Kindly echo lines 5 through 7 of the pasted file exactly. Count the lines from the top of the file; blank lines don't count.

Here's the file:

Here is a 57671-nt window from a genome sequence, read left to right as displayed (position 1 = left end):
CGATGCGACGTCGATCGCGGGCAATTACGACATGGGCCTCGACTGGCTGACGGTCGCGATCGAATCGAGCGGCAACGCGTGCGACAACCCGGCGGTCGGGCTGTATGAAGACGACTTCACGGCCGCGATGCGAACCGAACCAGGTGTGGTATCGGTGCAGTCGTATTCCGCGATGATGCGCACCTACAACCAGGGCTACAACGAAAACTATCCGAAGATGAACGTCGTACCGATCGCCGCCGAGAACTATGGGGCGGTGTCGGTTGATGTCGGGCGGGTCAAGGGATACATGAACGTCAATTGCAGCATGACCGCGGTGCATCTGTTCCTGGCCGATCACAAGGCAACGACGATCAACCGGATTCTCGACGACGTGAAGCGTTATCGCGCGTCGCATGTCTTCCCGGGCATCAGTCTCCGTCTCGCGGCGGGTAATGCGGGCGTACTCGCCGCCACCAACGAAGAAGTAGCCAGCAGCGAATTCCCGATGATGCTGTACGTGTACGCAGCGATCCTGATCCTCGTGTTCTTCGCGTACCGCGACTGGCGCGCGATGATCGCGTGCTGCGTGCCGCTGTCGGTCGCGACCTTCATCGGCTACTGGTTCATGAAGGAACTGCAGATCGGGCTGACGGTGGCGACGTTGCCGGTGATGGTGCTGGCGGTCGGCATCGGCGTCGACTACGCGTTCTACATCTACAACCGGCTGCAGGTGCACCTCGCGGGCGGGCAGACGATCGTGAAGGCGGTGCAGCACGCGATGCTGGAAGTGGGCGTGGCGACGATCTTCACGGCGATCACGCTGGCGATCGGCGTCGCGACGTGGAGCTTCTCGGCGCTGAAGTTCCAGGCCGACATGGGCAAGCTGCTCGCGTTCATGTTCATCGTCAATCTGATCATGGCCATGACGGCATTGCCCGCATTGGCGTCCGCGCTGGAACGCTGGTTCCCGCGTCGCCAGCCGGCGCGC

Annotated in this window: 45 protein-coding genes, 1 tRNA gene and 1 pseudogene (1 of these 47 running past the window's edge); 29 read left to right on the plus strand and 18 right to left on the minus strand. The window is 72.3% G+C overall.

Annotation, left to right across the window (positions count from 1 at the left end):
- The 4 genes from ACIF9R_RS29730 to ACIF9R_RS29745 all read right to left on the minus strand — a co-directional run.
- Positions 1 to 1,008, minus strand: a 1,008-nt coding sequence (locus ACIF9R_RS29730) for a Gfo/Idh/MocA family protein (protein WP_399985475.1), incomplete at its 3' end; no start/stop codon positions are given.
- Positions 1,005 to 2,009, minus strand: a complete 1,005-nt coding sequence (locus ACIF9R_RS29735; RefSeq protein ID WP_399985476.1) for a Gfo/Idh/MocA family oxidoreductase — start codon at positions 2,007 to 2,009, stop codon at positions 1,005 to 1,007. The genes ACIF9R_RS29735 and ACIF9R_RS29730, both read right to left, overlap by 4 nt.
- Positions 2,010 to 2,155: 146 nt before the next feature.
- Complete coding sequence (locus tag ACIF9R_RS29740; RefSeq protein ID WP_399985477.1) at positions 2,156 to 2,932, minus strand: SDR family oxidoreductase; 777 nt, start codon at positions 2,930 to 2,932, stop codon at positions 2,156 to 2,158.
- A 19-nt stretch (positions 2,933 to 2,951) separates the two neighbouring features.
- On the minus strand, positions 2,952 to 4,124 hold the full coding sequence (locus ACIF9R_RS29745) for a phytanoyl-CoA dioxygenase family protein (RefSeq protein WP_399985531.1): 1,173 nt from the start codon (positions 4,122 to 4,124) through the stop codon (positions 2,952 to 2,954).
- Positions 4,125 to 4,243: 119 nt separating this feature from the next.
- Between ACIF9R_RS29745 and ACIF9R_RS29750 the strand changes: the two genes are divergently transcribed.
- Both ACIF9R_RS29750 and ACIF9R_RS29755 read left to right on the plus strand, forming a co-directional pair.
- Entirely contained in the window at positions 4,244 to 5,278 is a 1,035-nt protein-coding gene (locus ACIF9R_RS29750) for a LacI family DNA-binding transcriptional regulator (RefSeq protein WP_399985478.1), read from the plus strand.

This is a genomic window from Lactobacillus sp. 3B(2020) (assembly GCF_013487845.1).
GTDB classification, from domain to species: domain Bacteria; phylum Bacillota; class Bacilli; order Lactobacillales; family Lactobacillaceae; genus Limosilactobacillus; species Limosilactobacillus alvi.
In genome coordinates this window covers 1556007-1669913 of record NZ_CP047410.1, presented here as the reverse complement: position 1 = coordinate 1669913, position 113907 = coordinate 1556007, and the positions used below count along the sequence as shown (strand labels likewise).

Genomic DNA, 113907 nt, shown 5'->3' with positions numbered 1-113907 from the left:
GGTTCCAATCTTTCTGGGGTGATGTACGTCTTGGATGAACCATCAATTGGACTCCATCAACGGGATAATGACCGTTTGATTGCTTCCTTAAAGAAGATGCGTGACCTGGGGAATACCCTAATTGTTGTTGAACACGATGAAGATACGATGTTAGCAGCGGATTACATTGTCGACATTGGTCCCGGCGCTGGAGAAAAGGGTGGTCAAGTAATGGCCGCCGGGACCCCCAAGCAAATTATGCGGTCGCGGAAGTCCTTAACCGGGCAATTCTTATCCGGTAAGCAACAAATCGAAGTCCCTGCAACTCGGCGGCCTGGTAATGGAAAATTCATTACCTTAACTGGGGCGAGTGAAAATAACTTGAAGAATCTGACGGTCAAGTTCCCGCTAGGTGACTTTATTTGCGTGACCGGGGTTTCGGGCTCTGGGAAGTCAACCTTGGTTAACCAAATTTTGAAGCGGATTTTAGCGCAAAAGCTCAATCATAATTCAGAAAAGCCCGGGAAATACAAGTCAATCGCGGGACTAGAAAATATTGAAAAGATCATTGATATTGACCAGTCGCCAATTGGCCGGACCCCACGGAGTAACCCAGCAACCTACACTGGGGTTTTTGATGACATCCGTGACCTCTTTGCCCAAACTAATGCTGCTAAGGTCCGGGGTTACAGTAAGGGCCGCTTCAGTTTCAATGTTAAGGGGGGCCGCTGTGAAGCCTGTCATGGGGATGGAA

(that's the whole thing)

- The 4 genes from ACIF9R_RS29730 to ACIF9R_RS29745 all read right to left on the minus strand — a co-directional run.
- Positions 1 to 1,008, minus strand: a 1,008-nt coding sequence (locus ACIF9R_RS29730) for a Gfo/Idh/MocA family protein (protein WP_399985475.1), incomplete at its 3' end; no start/stop codon positions are given.
- Positions 1,005 to 2,009, minus strand: a complete 1,005-nt coding sequence (locus ACIF9R_RS29735; RefSeq protein ID WP_399985476.1) for a Gfo/Idh/MocA family oxidoreductase — start codon at positions 2,007 to 2,009, stop codon at positions 1,005 to 1,007. The genes ACIF9R_RS29735 and ACIF9R_RS29730, both read right to left, overlap by 4 nt.